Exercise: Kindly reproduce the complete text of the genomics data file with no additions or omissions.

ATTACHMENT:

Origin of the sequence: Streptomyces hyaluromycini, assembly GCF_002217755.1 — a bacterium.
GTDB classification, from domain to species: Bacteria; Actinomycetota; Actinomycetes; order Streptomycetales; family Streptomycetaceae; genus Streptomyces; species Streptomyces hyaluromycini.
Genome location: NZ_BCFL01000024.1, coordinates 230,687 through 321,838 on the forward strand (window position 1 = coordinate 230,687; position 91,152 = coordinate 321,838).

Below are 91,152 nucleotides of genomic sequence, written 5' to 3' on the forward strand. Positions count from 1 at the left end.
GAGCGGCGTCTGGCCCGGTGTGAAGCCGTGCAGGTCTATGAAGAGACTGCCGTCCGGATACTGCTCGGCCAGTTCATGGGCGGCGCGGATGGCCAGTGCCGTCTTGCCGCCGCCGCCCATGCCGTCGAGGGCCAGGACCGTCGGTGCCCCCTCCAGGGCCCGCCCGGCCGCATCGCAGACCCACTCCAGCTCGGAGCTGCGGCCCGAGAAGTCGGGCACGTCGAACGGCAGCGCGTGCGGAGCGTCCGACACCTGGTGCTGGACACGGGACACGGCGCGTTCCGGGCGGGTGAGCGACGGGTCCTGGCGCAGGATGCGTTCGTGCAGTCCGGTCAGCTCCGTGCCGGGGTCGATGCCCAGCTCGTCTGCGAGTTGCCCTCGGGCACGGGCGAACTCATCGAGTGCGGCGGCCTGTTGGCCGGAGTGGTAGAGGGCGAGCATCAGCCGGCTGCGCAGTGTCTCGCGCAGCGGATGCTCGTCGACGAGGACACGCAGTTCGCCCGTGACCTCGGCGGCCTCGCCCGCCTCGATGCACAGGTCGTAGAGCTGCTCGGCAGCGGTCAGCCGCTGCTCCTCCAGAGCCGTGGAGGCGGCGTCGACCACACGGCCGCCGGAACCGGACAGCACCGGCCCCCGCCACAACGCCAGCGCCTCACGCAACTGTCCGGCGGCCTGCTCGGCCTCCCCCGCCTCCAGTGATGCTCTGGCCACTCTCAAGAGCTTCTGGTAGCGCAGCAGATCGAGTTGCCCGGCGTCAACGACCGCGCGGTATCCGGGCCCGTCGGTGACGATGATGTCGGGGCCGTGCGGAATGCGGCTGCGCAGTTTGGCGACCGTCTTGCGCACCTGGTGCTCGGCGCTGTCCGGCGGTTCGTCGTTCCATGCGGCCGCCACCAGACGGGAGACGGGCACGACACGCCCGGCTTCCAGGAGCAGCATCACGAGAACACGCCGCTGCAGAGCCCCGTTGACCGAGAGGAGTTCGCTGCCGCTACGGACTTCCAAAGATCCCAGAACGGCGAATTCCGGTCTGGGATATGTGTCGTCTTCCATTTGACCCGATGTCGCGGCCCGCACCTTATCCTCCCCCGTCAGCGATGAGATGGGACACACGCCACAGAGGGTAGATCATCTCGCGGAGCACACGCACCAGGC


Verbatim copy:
Origin of the sequence: Streptomyces hyaluromycini, assembly GCF_002217755.1 — a bacterium.
GTDB classification, from domain to species: Bacteria; Actinomycetota; Actinomycetes; order Streptomycetales; family Streptomycetaceae; genus Streptomyces; species Streptomyces hyaluromycini.
Genome location: NZ_BCFL01000024.1, coordinates 230,687 through 321,838 on the forward strand (window position 1 = coordinate 230,687; position 91,152 = coordinate 321,838).

Below are 91,152 nucleotides of genomic sequence, written 5' to 3' on the forward strand. Positions count from 1 at the left end.
GAGCGGCGTCTGGCCCGGTGTGAAGCCGTGCAGGTCTATGAAGAGACTGCCGTCCGGATACTGCTCGGCCAGTTCATGGGCGGCGCGGATGGCCAGTGCCGTCTTGCCGCCGCCGCCCATGCCGTCGAGGGCCAGGACCGTCGGTGCCCCCTCCAGGGCCCGCCCGGCCGCATCGCAGACCCACTCCAGCTCGGAGCTGCGGCCCGAGAAGTCGGGCACGTCGAACGGCAGCGCGTGCGGAGCGTCCGACACCTGGTGCTGGACACGGGACACGGCGCGTTCCGGGCGGGTGAGCGACGGGTCCTGGCGCAGGATGCGTTCGTGCAGTCCGGTCAGCTCCGTGCCGGGGTCGATGCCCAGCTCGTCTGCGAGTTGCCCTCGGGCACGGGCGAACTCATCGAGTGCGGCGGCCTGTTGGCCGGAGTGGTAGAGGGCGAGCATCAGCCGGCTGCGCAGTGTCTCGCGCAGCGGATGCTCGTCGACGAGGACACGCAGTTCGCCCGTGACCTCGGCGGCCTCGCCCGCCTCGATGCACAGGTCGTAGAGCTGCTCGGCAGCGGTCAGCCGCTGCTCCTCCAGAGCCGTGGAGGCGGCGTCGACCACACGGCCGCCGGAACCGGACAGCACCGGCCCCCGCCACAACGCCAGCGCCTCACGCAACTGTCCGGCGGCCTGCTCGGCCTCCCCCGCCTCCAGTGATGCTCTGGCCACTCTCAAGAGCTTCTGGTAGCGCAGCAGATCGAGTTGCCCGGCGTCAACGACCGCGCGGTATCCGGGCCCGTCGGTGACGATGATGTCGGGGCCGTGCGGAATGCGGCTGCGCAGTTTGGCGACCGTCTTGCGCACCTGGTGCTCGGCGCTGTCCGGCGGTTCGTCGTTCCATGCGGCCGCCACCAGACGGGAGACGGGCACGACACGCCCGGCTTCCAGGAGCAGCATCACGAGAACACGCCGCTGCAGAGCCCCGTTGACCGAGAGGAGTTCGCTGCCGCTACGGACTTCCAAAGATCCCAGAACGGCGAATTCCGGTCTGGGATATGTGTCGTCTTCCATTTGACCCGATGTCGCGGCCCGCACCTTATCCTCCCCCGTCAGCGATGAGATGGGACACACGCCACAGAGGGTAGATCATCTCGCGGAGCACACGCACCAGGC